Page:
Thursday, February 15, 2007

Radios (#2) Radios (#2)

The Motorola G68 radio I got came with a 220 volt charger. It fit into a 110 socket, so I figured that I would just charge it twice as long. But the first two times I took it up onto the mountain, the battery went dead w/i an hour. I figured that it was either a charger or battery problem. After all, the batteries that came with it weren't that big. So, I first ordered a 110/220 step up transformer, then a new charger, and finally two large capacity batteries.

The 110/220 volt step up transformer showed up first, and when I plugged my charger into it, all of a sudden I got different lights for normal and quick charging. Hmm.. So, I let the radio charge at normal over night, and then gave it an hour or two of quick charge, and then took it up on the mountain. And, voila, it worked just fine, lasting the entire day.

In retrospect, it should have been obvious. Motorola typically uses 7.5 volt batteries in its commercial portable radios. The charger is supposed to put out 10 volts to charge that. But if it is designed to convert from 220 volt AC to 10 volt DC, then when faced with 110 volt AC input, it is likely to output closer to 5 volt DC to the 7.5 volt battery. No wonder it wouldn't charge.

All is not wasted though. The new charger is supposed to trickle charge and has a light that changes color when the battery being charged is fully charged (like the more expensive Motorola chargers). And the specs on the battery that came with the radio would suggest that it is probably only good for 8 hours, if run on low power, and kept warm - which is problematic at a ski area. This way, I can carry the smaller, original, battery as a spare, JIC one of the bigger ones runs out during the day through overuse (battery usage estimates are based on the assumption that you mostly listen).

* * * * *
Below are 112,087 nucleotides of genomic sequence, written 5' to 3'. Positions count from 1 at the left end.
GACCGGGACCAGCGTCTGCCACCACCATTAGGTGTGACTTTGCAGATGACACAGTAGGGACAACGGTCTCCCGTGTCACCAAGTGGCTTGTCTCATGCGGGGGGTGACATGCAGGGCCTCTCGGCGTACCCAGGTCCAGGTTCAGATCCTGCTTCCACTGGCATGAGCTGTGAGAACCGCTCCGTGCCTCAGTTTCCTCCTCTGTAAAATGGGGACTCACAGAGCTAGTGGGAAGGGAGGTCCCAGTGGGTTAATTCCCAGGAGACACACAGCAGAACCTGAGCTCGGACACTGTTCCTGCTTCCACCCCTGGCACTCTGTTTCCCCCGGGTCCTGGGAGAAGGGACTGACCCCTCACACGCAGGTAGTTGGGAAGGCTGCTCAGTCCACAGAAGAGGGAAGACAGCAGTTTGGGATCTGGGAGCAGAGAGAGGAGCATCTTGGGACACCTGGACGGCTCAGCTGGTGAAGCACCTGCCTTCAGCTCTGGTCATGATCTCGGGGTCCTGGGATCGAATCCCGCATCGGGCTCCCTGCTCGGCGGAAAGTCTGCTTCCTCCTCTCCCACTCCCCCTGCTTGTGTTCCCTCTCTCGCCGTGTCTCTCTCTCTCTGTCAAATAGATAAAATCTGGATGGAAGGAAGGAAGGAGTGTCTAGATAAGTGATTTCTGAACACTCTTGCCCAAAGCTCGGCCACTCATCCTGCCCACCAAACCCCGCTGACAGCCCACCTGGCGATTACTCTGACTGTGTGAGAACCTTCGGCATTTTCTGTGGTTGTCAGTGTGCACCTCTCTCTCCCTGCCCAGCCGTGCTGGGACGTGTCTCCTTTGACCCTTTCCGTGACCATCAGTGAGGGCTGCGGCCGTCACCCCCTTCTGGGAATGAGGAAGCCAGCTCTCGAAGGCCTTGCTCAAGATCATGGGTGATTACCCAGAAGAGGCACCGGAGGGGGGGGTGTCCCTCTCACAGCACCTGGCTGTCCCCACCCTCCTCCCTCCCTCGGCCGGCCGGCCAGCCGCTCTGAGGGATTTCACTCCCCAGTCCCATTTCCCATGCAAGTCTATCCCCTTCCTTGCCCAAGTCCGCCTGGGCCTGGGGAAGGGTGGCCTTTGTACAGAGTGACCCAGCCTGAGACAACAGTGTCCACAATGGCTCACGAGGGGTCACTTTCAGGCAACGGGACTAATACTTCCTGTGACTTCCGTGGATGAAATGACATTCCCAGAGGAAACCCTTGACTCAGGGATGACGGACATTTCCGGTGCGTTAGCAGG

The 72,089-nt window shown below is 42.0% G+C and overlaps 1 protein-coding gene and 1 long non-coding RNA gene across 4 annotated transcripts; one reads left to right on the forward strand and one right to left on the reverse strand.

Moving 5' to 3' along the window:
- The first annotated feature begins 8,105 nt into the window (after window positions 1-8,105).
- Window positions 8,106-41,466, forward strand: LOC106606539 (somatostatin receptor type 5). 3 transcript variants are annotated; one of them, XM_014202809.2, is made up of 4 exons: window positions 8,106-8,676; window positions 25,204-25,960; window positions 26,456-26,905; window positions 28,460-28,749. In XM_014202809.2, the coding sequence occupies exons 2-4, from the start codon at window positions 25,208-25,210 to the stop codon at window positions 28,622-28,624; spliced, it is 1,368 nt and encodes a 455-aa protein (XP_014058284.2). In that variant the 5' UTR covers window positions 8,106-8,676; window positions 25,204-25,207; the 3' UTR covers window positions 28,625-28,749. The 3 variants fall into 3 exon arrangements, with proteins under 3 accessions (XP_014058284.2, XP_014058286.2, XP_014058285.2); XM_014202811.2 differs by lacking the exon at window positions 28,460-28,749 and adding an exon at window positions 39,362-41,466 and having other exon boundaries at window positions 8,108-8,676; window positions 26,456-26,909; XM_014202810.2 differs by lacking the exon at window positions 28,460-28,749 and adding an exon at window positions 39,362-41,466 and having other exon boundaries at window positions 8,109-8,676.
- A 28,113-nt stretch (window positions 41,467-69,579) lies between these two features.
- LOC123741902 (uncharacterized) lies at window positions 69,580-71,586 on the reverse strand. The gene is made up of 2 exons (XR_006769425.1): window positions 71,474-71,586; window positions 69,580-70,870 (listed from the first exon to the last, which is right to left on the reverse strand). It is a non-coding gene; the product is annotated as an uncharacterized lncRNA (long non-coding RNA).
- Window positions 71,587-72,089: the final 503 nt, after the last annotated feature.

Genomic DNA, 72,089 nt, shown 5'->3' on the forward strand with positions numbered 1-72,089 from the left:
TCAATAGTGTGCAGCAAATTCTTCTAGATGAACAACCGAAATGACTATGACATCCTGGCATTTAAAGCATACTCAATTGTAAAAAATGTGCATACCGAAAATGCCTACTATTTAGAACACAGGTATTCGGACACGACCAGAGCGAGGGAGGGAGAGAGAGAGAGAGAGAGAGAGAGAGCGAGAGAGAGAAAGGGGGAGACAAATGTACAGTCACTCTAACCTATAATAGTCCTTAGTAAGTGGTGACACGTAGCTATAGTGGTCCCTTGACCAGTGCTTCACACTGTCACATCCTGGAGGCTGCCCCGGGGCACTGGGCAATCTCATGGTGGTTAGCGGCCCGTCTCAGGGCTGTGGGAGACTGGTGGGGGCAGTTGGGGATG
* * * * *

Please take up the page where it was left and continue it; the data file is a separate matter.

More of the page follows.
I should add that scanning worked fairly well, except that there is about a 5 second pause after each incoming transmission where it isn't scanning. So, I do know that I missed one or two messages that were walked over by another frequency.

Nevertheless, it was a simple matter to set up the radio with channels 1-6 identical with our usual radios. Then channels 11 and 13 were set up with their receive the same as 1 (SP) and 3 (MW), but to transmit on 3 (MW)'s frequency. Then the radio was set to scan just these two channels. The result is that I scan channels 1 (SP) and 3 (MW) during the day, but always transmit on 3 (MW). Then, when our MW dispatch shuts down at about 4, I turn off scanning and just use channel 1 (SP).

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